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Two explanations to the willingness to accept and willingness to pay gap plus an alternative

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  • Beja Jr, Edsel

Abstract

The gap between the willingness to accept and willingness to pay is the outcome of incomplete valuation. The problem therefore is more about completing the valuation procedure. The first part of the solution involves two items: one is the inclusion of the direct and indirect income effects and the other is the inclusion of the substitution effect between the numeraire good (i.e., income) and the good under consideration. The second part of the solution concerns the respective hedonic content of income, the good, and the setting. These two explanations point to a third solution that puts the setting together with the income and substitution effects.

Suggested Citation

  • Beja Jr, Edsel, 2012. "Two explanations to the willingness to accept and willingness to pay gap plus an alternative," MPRA Paper 36239, University Library of Munich, Germany.
  • Handle: RePEc:pra:mprapa:36239
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    File URL: https://mpra.ub.uni-muenchen.de/39171/1/MPRA_paper_39171.pdf
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    References listed on IDEAS

    as
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    3. Richard E. Lucas & Andrew Clark & Yannis Georgellis & Ed Diener, 2002. "Unemployment Alters the Set-Point for Life Satisfaction," DELTA Working Papers 2002-17, DELTA (Ecole normale supérieure).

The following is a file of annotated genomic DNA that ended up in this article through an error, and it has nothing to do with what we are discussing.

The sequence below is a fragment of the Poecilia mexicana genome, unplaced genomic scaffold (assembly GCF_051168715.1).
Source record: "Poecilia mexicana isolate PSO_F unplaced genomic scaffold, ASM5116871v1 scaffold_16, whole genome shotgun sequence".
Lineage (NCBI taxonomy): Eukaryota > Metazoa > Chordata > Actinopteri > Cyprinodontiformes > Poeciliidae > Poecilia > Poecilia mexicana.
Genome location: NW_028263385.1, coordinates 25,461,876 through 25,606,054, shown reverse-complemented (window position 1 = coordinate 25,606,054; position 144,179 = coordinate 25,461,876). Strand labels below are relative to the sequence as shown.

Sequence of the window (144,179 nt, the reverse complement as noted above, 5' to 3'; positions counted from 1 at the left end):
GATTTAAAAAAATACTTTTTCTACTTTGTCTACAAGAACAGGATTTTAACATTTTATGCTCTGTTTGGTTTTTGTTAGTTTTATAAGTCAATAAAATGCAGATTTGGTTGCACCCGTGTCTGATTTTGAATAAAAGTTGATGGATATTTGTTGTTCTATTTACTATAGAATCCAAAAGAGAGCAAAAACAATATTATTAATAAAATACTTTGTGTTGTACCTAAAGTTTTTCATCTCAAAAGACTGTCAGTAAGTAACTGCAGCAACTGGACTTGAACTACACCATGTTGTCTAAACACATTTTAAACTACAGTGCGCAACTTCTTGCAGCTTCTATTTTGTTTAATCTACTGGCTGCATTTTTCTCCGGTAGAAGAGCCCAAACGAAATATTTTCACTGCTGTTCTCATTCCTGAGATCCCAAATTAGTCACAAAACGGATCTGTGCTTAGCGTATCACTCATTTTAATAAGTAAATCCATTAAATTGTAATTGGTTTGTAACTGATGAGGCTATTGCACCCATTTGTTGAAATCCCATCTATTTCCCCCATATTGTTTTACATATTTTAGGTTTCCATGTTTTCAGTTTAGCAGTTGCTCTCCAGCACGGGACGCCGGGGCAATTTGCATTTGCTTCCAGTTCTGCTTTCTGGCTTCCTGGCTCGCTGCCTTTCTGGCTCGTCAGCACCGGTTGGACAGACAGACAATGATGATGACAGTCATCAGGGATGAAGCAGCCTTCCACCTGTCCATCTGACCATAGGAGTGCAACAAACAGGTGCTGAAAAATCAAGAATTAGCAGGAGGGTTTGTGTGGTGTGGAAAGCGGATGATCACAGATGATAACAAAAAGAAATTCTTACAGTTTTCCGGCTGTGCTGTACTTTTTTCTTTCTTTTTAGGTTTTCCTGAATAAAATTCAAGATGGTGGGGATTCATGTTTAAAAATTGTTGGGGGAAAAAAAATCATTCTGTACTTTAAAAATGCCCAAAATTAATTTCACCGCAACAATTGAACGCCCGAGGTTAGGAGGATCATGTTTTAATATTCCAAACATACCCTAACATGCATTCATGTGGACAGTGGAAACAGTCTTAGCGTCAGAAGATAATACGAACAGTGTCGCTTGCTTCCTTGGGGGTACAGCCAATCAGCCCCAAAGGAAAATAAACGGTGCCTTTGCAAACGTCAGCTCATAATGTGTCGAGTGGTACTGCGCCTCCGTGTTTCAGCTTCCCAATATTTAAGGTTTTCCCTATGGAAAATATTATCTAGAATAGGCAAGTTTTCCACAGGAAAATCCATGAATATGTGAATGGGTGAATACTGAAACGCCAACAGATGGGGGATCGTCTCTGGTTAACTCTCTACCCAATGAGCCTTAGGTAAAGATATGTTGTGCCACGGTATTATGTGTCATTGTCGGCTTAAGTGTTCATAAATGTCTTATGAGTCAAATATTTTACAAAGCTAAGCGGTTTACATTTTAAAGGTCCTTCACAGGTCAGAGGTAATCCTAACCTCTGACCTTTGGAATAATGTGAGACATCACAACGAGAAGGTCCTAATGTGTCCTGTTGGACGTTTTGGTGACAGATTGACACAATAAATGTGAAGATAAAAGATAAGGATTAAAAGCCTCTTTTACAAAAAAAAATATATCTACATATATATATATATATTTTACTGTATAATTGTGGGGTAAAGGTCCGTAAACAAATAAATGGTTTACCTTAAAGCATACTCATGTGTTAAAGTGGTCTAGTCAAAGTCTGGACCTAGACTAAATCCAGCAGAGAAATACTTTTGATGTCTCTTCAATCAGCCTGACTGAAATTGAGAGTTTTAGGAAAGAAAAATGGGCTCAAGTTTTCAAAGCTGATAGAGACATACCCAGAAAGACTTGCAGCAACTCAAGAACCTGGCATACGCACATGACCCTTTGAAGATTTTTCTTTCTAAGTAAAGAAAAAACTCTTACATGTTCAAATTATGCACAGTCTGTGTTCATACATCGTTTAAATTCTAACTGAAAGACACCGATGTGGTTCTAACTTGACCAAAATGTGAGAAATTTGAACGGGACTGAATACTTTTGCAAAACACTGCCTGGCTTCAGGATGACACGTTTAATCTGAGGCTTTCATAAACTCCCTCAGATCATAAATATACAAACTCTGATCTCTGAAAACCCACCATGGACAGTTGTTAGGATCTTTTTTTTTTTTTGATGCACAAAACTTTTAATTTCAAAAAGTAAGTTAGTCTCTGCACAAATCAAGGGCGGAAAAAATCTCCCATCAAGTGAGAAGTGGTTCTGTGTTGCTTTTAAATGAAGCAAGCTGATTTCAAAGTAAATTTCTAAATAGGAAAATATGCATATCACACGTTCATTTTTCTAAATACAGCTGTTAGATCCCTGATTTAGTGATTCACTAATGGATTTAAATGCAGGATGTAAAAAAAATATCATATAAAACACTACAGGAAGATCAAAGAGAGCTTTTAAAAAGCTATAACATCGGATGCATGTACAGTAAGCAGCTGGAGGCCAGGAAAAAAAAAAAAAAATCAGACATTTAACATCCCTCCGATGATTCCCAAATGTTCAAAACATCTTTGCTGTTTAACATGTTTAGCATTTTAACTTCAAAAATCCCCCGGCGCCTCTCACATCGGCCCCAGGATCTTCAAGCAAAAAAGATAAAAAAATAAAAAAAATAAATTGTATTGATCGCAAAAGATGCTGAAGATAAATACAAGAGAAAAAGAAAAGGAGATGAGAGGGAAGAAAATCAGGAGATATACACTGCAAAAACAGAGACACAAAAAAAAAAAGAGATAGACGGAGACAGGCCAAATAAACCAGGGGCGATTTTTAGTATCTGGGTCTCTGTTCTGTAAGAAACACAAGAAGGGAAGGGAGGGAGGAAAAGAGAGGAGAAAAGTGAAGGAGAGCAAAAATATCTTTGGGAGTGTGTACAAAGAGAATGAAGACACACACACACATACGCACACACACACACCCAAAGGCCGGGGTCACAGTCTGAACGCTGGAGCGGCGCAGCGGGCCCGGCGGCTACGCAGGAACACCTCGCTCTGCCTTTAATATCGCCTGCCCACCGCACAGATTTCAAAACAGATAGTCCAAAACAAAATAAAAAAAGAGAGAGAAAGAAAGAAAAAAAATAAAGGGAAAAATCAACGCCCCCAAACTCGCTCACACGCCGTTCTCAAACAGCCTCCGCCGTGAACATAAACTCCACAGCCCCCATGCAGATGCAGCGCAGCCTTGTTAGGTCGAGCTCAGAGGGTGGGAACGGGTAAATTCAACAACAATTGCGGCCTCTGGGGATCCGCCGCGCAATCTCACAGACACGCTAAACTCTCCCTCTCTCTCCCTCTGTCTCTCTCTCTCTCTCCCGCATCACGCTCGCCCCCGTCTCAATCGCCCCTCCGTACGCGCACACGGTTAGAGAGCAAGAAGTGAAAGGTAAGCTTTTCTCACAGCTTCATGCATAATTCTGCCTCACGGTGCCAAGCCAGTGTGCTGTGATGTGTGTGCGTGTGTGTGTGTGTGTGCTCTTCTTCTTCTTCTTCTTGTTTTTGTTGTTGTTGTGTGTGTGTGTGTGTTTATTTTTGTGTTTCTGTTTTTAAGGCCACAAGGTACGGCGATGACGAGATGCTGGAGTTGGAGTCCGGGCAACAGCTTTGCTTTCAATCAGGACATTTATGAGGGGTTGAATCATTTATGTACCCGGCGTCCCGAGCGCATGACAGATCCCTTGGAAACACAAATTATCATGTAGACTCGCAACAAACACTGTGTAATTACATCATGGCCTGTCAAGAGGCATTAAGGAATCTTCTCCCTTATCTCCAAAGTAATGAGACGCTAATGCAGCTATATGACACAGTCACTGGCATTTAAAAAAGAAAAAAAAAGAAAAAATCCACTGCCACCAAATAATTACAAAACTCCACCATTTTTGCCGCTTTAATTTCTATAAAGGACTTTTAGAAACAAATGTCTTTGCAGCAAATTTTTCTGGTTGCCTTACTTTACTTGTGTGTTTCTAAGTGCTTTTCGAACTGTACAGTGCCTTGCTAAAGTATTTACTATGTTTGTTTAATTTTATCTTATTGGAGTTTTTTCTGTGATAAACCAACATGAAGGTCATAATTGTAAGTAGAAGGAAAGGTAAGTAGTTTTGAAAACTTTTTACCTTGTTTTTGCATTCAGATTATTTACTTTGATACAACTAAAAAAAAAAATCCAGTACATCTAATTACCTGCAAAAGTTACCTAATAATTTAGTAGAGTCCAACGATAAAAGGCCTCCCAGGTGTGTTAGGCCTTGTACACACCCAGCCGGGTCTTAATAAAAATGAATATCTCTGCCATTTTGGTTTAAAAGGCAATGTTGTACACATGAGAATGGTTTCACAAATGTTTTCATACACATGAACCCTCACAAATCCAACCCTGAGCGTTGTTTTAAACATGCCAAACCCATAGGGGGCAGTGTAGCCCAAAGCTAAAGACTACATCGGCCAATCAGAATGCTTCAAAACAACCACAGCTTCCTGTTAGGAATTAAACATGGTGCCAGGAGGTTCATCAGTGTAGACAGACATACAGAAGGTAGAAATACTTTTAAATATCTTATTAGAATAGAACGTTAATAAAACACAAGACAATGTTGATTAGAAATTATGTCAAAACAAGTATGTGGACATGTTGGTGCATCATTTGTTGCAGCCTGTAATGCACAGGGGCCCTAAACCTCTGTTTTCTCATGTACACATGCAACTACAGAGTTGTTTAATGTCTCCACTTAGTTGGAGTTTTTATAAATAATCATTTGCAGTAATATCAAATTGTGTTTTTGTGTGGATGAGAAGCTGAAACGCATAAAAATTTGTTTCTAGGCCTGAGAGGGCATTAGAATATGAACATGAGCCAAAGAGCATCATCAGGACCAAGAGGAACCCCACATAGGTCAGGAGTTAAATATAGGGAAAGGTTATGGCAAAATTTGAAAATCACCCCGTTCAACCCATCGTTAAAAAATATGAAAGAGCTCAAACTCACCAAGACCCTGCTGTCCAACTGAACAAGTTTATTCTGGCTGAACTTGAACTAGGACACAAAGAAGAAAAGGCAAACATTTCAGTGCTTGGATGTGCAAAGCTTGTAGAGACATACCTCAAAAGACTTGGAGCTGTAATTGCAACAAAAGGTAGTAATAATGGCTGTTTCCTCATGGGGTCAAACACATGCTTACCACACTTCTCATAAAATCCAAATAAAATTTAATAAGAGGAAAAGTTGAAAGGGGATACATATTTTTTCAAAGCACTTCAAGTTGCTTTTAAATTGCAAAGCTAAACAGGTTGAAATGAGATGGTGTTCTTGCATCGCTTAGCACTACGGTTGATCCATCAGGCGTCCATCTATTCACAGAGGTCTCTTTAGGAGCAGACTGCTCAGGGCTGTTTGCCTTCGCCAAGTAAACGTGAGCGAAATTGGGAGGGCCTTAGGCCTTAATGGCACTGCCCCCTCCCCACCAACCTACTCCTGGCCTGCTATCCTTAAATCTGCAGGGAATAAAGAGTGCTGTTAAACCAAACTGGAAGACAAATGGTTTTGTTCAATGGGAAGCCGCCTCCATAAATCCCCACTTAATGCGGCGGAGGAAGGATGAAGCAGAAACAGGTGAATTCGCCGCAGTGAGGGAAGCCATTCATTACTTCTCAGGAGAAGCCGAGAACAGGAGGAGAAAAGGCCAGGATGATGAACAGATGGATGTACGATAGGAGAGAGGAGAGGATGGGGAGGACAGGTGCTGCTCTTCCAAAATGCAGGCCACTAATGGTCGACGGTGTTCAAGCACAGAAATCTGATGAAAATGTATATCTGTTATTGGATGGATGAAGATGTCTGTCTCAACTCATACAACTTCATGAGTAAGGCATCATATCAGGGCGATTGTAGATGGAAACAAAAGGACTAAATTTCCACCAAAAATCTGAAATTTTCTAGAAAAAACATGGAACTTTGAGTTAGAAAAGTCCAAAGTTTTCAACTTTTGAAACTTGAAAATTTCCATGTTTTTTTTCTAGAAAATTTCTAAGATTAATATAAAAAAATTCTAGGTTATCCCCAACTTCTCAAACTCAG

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    6. Knetsch, Jack L., 1990. "Environmental policy implications of disparities between willingness to pay and compensation demanded measures of values," Journal of Environmental Economics and Management, Elsevier, vol. 18(3), pages 227-237, May.
    7. Kahneman, Daniel & Knetsch, Jack L., 1992. "Valuing public goods: The purchase of moral satisfaction," Journal of Environmental Economics and Management, Elsevier, vol. 22(1), pages 57-70, January.
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    9. Willig, Robert D, 1976. "Consumer's Surplus without Apology," American Economic Review, American Economic Association, vol. 66(4), pages 589-597, September.
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    More about this item

    Keywords

    Willingness to accept; willingness to pay; subjective well-being;

    JEL classification:

    • Q50 - Agricultural and Natural Resource Economics; Environmental and Ecological Economics - - Environmental Economics - - - General
    • H40 - Public Economics - - Publicly Provided Goods - - - General
    • I31 - Health, Education, and Welfare - - Welfare, Well-Being, and Poverty - - - General Welfare, Well-Being
    • D60 - Microeconomics - - Welfare Economics - - - General
    • A10 - General Economics and Teaching - - General Economics - - - General
    • D00 - Microeconomics - - General - - - General

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